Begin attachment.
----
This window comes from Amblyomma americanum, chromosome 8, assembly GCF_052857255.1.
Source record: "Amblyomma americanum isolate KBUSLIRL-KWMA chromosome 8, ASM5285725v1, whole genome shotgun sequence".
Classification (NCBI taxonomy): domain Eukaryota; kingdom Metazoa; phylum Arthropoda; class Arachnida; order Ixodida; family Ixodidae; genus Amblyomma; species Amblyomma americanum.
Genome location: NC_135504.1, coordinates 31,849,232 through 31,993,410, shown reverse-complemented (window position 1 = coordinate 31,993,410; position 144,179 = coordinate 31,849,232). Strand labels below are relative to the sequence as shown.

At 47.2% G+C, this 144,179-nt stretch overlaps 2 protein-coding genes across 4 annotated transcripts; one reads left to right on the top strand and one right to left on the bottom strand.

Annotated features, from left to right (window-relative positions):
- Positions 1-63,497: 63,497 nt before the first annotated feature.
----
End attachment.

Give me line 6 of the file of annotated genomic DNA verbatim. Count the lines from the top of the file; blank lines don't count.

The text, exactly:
Annotated features, from left to right (window-relative positions):